“It’s not rude if I’m offering. Go ahead.”

Saffron examined the bookshelf, pulling down any likely looking volumes and sitting on the floor to flip through them. After a few minutes, Bear roused himself from his place by the fire and came over to curl up by her side. The fire behind her crackled pleasantly and Mister Payton hummed softly to himself as he flipped through the pages of a book at the table. Saffron felt so cozy and comfortable that she could have easily curled up on the rug and fallen asleep just like her cat.

But she had books to examine and a long walk home and supper with Sage, so she suppressed a yawn and turned her attention to the pages in front of her.

The first few books brought nothing of much use, but when she picked up the fourth volume from her stack, a piece of folded up paper slipped out from between its pages. Once she had it unfolded, it took her a moment to figure out what she was looking at. But as she read the few words on the page, the symbols that surrounded them began to make sense.

Here was the bat cave, and here was the badger’s den, and there was the stream that cut through the forest. It was a map.

And there, in the centre of the map, unlike any others she’d seen, was a little drawing of a house, labelled “Morris House”. Underneath that, someone had written in a different hand “Stay away”.

There was only one unfamiliar location marked on the map. Near the house was a little cluster of arches labelled “Emerald Cemetery”.

“Mister Payton,” Saffron asked as she crossed over to the table, “have you ever heard of this cemetery in the wood?”

She spread the map in front of him and pointed to the markings. He studied it for a moment as he made sense of what he was showing her, then shook his head.

“No, I haven’t. That must be quite an old place. I’ve never heard of it or come across it in my wanders. I’d be interested to find it.”

“You’re not the only one, I reckon.” Saffron thought of the Crown’s power to restore what was lost. Was the person Professor Burton was looking for buried here? “Do you mind if I borrow this?”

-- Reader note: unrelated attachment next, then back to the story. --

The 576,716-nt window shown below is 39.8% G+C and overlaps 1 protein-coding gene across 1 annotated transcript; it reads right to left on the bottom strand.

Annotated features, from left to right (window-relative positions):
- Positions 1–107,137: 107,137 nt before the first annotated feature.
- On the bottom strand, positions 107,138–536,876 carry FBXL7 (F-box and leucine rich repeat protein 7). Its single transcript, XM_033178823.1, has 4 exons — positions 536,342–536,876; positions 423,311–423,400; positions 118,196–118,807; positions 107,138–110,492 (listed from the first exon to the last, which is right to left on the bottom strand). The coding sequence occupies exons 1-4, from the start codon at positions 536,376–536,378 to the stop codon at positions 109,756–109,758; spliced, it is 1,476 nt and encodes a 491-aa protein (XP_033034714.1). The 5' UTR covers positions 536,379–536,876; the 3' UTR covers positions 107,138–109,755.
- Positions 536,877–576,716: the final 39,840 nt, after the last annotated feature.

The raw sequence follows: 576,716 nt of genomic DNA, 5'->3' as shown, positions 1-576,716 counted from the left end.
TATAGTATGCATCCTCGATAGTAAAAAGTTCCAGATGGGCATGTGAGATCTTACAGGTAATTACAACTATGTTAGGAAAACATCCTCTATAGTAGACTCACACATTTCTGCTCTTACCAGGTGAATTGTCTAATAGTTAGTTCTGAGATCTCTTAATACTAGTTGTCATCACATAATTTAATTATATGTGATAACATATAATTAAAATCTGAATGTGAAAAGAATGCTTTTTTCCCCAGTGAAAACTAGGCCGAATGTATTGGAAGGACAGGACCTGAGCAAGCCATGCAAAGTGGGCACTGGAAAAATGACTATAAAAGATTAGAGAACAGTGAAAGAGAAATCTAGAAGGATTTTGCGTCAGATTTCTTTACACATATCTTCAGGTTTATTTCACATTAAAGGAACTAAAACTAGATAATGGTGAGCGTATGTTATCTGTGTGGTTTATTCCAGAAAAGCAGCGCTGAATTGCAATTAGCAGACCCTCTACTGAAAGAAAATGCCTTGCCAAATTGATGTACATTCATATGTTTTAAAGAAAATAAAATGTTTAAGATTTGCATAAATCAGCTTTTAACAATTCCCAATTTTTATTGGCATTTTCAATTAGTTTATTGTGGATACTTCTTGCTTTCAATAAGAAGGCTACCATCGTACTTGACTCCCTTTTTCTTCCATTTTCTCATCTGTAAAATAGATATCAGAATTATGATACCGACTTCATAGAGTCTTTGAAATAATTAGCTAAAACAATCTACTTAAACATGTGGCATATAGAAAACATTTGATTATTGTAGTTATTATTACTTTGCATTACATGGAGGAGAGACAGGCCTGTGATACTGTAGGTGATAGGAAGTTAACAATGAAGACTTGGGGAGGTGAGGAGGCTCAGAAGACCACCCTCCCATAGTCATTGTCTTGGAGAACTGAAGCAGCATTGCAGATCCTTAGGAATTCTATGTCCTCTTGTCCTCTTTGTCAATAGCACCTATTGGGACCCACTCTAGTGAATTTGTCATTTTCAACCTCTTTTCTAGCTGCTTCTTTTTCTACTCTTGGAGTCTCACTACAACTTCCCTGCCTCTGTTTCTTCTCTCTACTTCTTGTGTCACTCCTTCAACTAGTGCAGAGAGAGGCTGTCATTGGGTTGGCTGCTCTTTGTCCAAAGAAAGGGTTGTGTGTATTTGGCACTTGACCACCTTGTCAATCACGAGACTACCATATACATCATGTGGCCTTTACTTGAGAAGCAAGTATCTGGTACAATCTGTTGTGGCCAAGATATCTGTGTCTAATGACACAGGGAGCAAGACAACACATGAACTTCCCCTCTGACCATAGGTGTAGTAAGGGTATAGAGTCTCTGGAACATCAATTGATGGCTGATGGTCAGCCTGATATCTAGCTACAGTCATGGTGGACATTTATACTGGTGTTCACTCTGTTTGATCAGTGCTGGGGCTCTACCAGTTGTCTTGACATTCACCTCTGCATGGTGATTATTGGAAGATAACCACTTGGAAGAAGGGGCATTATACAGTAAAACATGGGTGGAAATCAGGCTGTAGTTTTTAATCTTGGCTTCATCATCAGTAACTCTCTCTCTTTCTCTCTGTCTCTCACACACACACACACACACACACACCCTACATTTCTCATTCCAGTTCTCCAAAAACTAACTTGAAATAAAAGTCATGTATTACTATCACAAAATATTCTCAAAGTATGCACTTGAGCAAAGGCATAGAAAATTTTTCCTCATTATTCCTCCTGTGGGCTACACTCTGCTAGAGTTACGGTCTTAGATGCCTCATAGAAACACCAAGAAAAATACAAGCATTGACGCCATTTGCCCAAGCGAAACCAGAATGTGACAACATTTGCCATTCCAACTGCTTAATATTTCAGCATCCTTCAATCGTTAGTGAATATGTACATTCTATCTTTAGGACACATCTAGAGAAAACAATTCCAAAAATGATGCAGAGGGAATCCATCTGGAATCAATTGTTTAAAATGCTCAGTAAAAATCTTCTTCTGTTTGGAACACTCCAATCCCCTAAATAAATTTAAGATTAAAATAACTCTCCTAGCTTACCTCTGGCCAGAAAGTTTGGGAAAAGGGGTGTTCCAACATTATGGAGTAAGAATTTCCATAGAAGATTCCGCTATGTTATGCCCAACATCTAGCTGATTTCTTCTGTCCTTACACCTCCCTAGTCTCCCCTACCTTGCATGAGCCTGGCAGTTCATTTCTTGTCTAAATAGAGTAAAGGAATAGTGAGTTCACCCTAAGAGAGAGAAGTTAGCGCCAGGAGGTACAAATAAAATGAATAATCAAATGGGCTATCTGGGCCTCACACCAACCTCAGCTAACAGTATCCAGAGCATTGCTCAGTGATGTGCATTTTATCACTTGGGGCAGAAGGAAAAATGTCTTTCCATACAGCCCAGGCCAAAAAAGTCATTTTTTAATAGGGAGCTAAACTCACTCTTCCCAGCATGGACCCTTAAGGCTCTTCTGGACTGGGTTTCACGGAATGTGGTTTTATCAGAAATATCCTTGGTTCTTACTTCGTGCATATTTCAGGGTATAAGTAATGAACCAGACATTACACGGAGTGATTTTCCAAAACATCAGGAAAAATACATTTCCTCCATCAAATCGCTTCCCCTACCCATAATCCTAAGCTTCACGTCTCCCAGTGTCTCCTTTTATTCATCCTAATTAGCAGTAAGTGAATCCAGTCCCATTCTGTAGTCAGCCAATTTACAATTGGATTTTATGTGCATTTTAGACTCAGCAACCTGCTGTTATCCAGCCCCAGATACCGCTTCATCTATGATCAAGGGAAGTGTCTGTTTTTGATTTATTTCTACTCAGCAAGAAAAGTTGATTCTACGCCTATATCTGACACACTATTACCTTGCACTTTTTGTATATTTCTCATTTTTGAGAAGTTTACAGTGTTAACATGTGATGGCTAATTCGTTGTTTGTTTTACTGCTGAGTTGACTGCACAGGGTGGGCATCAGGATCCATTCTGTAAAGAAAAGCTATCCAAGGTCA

“You go ahead and keep it. Anything that might help.”

“Thank you so much.” Saffron folded up the map and tucked it into her satchel. She took a cursory glance over the other books she’d pulled from the shelf, but none of them turned up anything of interest. She carefully replaced them in their spots and by the time she was done she found that Mister Payton had cleared away the tea things.

“The snow’s starting to pick up. You should get home.”

“Sorry I turned our tea into a research mission.” Saffron frowned. “I do appreciate the invitation though. Next time you come to town, stop by the cottage, and we’ll try again. Hopefully I can be a better hostess than I am a guest.”

“Not to worry. I’ll take you up on that. Now, you be careful out there on your way home.”

“Of course.”

“And you, little one.” He crouched down to rub Bear’s chin. “You keep a close eye on her, you hear?”

“He always does.”

When she had her coat and boats back on, Bear jumped up to her shoulder, and she said her goodbyes to Mister Payton. The snow had picked up, but the wind was light, and the ground underfoot was not yet slick with fresh-fallen snow. She walked easily along the path, with Bear’s warmth seeping through her shoulders, and wondered how she might find a lost cemetery.

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Katie Conrad is a speculative fiction writer living in Halifax, Nova Scotia. You can find her on twitter, instagram, and tumblr.